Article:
Demolition costs have spiked upward under the Kwame Kilpatrick administration, according to budget documents the mayor’s office has forwarded to the City Council.
The average cost of tearing down a vacant structure in Detroit has gone from $6,900 in fiscal 2000-01 — under the Dennis Archer administration — to as much as $16,500 last year. The price per structure went up in part because the number of buildings torn down decreased — from 2,217 in 2000-01 to an estimated 650 last fiscal year, according to Building Safety and Engineering budget documents.
Kilpatrick spokesman Jamaine Dickens says there must be a mistake in the numbers. Last calendar year, the city took down 1,995 buildings, he says, many more than estimated in the budget data. Dickens says the 1,995 structures were taken down between January and December 2002, while the budget data covers the fiscal year, July 1-June 30.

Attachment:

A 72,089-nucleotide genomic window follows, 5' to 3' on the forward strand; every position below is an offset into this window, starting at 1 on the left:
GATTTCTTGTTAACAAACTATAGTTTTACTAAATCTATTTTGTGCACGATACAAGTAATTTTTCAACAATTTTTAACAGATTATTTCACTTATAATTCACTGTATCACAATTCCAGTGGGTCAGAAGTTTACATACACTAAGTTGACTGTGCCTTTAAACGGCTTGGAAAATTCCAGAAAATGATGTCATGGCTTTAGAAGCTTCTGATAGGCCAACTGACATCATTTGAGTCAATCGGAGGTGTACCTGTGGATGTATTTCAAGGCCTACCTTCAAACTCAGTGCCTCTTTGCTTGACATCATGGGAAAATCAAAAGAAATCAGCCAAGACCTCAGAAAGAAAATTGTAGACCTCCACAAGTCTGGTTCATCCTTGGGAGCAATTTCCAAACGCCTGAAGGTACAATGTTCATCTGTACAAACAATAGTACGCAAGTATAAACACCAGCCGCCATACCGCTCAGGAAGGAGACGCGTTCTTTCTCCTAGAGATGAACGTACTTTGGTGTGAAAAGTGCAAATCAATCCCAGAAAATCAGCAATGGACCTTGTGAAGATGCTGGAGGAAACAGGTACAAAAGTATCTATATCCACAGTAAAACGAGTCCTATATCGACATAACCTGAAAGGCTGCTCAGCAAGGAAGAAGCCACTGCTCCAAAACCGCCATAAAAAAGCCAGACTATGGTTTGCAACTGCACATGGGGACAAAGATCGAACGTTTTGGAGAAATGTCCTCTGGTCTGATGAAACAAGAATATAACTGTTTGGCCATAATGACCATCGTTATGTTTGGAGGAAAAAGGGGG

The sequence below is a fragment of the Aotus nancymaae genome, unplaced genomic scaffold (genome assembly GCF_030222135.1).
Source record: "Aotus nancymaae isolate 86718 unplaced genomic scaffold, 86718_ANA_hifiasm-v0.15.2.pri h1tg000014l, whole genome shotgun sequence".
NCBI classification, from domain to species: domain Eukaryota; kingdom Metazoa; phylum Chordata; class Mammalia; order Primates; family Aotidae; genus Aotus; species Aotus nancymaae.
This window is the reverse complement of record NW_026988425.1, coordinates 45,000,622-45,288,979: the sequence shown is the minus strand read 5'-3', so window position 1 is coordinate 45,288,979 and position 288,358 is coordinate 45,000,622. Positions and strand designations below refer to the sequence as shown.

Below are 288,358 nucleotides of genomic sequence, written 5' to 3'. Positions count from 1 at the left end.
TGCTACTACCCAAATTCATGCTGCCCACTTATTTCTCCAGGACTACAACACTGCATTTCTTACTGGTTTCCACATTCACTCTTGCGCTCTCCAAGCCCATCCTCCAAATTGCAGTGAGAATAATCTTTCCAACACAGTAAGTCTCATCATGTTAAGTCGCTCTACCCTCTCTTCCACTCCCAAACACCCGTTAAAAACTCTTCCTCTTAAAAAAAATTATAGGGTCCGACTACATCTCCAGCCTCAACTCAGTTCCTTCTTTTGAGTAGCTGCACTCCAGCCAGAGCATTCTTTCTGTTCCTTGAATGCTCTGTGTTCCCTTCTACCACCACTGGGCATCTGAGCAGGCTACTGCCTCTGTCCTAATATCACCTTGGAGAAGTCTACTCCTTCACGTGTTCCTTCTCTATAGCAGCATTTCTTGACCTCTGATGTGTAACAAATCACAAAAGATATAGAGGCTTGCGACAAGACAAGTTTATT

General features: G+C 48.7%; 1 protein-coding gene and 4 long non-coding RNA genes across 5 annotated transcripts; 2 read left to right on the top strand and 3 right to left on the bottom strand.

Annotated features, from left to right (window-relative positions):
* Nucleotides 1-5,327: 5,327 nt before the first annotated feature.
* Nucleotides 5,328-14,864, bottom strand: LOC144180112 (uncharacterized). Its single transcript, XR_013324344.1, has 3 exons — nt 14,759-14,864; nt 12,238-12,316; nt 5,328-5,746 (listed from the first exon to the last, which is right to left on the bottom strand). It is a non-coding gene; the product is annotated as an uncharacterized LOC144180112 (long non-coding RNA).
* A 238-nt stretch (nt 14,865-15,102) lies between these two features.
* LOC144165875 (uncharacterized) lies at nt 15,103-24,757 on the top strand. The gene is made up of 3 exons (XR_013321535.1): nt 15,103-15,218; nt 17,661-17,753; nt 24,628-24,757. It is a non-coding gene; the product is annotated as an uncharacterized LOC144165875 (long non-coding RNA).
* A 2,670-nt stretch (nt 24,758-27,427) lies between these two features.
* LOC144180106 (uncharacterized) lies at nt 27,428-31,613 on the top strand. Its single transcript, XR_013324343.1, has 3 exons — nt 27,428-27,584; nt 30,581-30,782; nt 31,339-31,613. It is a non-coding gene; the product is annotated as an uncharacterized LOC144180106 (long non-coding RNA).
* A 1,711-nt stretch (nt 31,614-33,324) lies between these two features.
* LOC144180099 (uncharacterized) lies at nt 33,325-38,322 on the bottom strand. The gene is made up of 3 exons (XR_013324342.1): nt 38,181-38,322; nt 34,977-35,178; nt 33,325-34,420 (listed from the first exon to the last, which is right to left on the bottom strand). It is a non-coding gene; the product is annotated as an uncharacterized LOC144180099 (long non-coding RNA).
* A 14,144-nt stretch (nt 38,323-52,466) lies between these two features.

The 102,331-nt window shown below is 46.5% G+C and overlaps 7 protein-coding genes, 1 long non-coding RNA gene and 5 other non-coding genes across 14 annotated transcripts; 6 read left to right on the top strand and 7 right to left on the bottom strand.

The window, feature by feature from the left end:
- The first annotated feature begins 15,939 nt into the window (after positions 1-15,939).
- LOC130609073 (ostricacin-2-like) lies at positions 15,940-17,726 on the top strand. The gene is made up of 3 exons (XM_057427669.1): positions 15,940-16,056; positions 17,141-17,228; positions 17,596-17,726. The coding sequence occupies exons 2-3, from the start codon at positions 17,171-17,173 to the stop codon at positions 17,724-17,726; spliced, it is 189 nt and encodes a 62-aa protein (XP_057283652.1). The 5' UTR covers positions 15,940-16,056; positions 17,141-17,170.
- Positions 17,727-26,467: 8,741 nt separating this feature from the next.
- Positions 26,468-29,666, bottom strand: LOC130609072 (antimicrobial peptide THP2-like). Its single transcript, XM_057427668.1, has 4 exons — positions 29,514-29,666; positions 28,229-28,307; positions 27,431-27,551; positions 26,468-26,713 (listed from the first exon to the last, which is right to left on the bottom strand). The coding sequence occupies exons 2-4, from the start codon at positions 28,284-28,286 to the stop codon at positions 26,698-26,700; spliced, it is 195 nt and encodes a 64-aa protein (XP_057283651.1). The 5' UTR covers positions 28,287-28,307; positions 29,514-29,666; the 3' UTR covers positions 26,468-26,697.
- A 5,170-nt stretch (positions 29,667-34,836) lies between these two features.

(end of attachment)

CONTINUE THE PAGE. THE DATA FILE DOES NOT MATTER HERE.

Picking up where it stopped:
City buildings director Amru Meah was not immediately available for comment to sort out the numbers. For the upcoming fiscal year, the mayor is requesting more than $12 million from City Council to take down 1,200 buildings — or about $10,300 per structure. Dickens says costs are going up because the city is complying with expensive environmental regulations that weren’t followed in the past, such as proper disposal of house rubble and site cleanup. In the past, the city was fined for not following the regulations, says Dickens, who could not provide specifics on such fines.
City Council President Maryann Mahaffey is demanding an explanation, stating in a letter to the building department last week, “I am very concerned about the escalating costs associated with demolition.”Send comments to [email protected]